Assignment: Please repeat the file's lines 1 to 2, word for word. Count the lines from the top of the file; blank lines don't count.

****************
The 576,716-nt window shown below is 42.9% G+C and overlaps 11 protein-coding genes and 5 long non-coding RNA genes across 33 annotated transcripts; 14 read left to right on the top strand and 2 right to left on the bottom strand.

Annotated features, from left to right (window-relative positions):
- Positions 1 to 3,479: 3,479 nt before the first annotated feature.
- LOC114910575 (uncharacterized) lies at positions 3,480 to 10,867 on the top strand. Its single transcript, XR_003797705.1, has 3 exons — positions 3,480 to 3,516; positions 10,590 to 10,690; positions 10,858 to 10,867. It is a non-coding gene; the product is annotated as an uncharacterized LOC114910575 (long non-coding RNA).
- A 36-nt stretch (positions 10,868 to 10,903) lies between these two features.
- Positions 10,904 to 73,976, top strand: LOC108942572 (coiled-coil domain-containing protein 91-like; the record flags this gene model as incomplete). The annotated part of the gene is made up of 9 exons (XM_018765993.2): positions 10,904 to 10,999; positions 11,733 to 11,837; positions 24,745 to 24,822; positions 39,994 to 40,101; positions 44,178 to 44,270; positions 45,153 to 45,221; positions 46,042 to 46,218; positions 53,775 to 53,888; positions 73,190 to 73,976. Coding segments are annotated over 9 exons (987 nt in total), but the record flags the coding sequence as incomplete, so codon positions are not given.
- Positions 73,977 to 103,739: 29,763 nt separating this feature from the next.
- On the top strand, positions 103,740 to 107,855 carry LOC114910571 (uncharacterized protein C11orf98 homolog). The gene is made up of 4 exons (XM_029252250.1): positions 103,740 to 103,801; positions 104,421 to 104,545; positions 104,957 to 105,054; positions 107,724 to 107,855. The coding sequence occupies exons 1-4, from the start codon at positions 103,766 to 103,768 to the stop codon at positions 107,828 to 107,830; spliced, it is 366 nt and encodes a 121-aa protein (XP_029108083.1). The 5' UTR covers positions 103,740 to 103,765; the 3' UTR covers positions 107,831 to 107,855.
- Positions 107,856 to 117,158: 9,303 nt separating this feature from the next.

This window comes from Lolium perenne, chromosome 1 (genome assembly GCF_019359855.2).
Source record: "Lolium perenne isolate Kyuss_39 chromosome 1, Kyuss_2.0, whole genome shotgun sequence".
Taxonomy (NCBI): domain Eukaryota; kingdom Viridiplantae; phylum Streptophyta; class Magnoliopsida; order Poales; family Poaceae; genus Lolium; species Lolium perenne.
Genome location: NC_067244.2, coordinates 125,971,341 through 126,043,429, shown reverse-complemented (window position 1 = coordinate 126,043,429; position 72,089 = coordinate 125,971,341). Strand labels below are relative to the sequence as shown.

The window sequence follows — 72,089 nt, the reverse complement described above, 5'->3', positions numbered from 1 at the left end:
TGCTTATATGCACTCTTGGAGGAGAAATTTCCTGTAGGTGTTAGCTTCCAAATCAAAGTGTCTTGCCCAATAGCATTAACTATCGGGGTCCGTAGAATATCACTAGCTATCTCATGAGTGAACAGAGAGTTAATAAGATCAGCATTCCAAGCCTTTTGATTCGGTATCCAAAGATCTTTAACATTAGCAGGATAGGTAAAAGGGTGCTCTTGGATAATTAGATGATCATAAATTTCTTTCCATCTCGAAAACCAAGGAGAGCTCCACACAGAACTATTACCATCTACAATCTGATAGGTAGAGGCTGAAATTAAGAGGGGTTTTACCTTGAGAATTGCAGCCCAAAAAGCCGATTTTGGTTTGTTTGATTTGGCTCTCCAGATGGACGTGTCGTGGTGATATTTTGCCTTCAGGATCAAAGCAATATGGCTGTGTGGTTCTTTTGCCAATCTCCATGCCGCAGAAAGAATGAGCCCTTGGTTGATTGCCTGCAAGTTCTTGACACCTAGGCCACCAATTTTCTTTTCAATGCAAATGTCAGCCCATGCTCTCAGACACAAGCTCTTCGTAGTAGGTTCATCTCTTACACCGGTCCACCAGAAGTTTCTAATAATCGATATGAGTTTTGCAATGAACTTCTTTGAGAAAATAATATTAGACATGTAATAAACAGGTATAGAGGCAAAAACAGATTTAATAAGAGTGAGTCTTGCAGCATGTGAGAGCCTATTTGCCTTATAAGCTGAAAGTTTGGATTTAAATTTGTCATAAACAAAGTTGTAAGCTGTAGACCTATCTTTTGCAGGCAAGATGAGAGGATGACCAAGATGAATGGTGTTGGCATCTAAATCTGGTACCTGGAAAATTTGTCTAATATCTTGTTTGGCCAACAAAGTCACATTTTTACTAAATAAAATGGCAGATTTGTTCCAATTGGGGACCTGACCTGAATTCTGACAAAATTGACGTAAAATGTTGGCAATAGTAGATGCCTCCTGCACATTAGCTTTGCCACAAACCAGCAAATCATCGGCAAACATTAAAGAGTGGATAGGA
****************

The 576,716-nt window shown below is 42.9% G+C and overlaps 11 protein-coding genes and 5 long non-coding RNA genes across 33 annotated transcripts; 14 read left to right on the top strand and 2 right to left on the bottom strand.

Annotated features, from left to right (window-relative positions):